What is nursing training like? What subjects do you focus on?

I went to Seattle University for nursing school and got my bachelor’s of science in nursing. The program consisted of seven quarters of classroom work combined with clinical work. In the classroom we focused on learning the basics of pathophysiology, biology, pharmacology and how to be culturally competent and sensitive to every person’s unique needs and situation. Our clinical experiences taught us how to communicate with patients and do focused head-to-toe assessments. During clinical work we were always paired up with an experienced nurse who was able to offer advice, encouragement and help teach us how to be great, competent nurses. Each clinical experience correlated to what we were learning in the classroom at that time, so we were able to use what we learned from reading our textbooks and listening to lectures and apply it to real-world situations.

What’s your favorite part about your job?

Like I mentioned before, I have a true passion for helping people. My favorite part about my job is when I can walk away from a shift really feeling like I made a difference, no matter how small, to one of my patients that day. Whether it be treating a patient’s pain and being able to see some relief of their suffering, or answering a patient’s questions in a way they understand so some worry and anxiety can be relieved, it is always extremely rewarding to feel like I have made a difference and someone’s day was better because of my care.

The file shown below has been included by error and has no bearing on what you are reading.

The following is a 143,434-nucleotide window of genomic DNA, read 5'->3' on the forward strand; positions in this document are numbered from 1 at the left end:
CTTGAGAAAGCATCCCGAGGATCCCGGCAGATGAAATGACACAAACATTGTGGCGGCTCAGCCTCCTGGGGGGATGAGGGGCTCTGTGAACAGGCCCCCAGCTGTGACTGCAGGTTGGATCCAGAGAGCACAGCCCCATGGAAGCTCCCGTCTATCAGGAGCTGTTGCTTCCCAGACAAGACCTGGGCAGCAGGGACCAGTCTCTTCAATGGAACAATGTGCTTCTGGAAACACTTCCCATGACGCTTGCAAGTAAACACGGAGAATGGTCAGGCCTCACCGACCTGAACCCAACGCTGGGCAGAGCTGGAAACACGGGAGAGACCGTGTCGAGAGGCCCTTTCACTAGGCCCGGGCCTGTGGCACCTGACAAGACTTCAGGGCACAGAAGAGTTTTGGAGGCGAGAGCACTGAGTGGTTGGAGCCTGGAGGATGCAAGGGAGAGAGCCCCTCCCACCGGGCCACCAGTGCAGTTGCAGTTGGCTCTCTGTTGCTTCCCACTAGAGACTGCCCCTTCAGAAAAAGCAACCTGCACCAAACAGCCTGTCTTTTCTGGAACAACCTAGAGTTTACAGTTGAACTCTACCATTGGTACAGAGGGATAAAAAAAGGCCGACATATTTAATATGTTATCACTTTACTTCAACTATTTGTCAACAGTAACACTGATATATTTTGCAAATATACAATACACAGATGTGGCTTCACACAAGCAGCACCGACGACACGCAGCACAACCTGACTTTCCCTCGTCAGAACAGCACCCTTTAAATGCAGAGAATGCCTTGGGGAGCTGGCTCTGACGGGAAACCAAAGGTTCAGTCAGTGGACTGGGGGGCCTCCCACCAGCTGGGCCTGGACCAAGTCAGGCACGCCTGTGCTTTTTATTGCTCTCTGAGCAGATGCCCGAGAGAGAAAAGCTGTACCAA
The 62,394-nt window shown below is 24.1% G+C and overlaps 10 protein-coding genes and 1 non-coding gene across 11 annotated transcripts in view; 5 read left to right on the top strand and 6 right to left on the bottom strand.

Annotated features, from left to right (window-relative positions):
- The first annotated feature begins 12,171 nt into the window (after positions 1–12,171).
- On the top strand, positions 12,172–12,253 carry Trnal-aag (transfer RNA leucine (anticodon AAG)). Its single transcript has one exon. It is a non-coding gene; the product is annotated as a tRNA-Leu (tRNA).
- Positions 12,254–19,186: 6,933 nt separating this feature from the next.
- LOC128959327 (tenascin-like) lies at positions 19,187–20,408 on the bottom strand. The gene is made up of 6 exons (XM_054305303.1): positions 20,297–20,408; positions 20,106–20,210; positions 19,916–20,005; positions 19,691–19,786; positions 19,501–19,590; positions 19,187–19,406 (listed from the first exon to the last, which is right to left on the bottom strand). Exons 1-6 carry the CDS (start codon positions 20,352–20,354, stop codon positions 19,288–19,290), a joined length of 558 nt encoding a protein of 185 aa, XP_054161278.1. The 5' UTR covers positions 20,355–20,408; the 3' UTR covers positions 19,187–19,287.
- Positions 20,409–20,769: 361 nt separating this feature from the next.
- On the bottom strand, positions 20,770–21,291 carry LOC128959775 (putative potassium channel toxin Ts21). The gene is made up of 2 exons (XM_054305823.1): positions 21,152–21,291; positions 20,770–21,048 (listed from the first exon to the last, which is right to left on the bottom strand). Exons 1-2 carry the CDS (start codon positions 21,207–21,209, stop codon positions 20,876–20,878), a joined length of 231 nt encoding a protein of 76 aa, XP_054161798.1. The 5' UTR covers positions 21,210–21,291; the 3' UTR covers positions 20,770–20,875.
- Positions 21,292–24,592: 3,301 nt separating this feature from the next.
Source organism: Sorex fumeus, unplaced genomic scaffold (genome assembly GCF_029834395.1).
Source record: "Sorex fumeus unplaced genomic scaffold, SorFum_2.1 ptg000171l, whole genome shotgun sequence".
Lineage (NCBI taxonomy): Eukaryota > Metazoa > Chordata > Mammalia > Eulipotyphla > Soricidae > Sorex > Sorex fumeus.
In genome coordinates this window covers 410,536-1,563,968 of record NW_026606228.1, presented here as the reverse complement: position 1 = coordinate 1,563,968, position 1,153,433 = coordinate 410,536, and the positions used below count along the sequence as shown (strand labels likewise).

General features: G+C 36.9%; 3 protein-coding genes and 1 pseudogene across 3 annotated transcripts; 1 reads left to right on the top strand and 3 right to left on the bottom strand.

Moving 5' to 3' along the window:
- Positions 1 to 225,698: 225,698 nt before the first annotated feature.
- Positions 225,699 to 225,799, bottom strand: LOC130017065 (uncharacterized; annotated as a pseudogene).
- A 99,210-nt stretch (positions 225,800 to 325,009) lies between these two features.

What’s your least favorite thing about your job?

I think the hardest part about being a nurse is when you know that medically speaking all that can be done for a patient has been done and unfortunately that patient may not ever return to their previous state of health.

Any patients or situations that stand out as memorable to you?